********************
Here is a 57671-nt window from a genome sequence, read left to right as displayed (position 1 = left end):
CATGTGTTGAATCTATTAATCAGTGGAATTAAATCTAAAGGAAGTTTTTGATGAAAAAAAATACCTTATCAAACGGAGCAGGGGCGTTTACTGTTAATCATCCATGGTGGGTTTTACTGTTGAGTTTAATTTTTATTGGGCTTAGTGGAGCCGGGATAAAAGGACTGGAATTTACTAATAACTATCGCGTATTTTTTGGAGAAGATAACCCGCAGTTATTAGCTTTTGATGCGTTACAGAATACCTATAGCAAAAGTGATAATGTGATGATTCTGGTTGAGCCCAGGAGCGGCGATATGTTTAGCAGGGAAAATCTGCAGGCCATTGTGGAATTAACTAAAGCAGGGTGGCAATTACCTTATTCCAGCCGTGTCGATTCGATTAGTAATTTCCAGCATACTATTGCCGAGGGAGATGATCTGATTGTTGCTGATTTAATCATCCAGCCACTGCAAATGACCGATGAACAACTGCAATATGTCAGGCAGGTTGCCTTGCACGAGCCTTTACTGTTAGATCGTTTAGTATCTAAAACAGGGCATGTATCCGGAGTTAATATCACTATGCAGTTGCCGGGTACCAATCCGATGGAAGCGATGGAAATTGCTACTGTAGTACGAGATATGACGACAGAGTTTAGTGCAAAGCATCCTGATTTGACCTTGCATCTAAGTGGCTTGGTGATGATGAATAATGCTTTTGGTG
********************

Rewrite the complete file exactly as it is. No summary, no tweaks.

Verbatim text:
Here is a 57671-nt window from a genome sequence, read left to right as displayed (position 1 = left end):
CATGTGTTGAATCTATTAATCAGTGGAATTAAATCTAAAGGAAGTTTTTGATGAAAAAAAATACCTTATCAAACGGAGCAGGGGCGTTTACTGTTAATCATCCATGGTGGGTTTTACTGTTGAGTTTAATTTTTATTGGGCTTAGTGGAGCCGGGATAAAAGGACTGGAATTTACTAATAACTATCGCGTATTTTTTGGAGAAGATAACCCGCAGTTATTAGCTTTTGATGCGTTACAGAATACCTATAGCAAAAGTGATAATGTGATGATTCTGGTTGAGCCCAGGAGCGGCGATATGTTTAGCAGGGAAAATCTGCAGGCCATTGTGGAATTAACTAAAGCAGGGTGGCAATTACCTTATTCCAGCCGTGTCGATTCGATTAGTAATTTCCAGCATACTATTGCCGAGGGAGATGATCTGATTGTTGCTGATTTAATCATCCAGCCACTGCAAATGACCGATGAACAACTGCAATATGTCAGGCAGGTTGCCTTGCACGAGCCTTTACTGTTAGATCGTTTAGTATCTAAAACAGGGCATGTATCCGGAGTTAATATCACTATGCAGTTGCCGGGTACCAATCCGATGGAAGCGATGGAAATTGCTACTGTAGTACGAGATATGACGACAGAGTTTAGTGCAAAGCATCCTGATTTGACCTTGCATCTAAGTGGCTTGGTGATGATGAATAATGCTTTTGGTG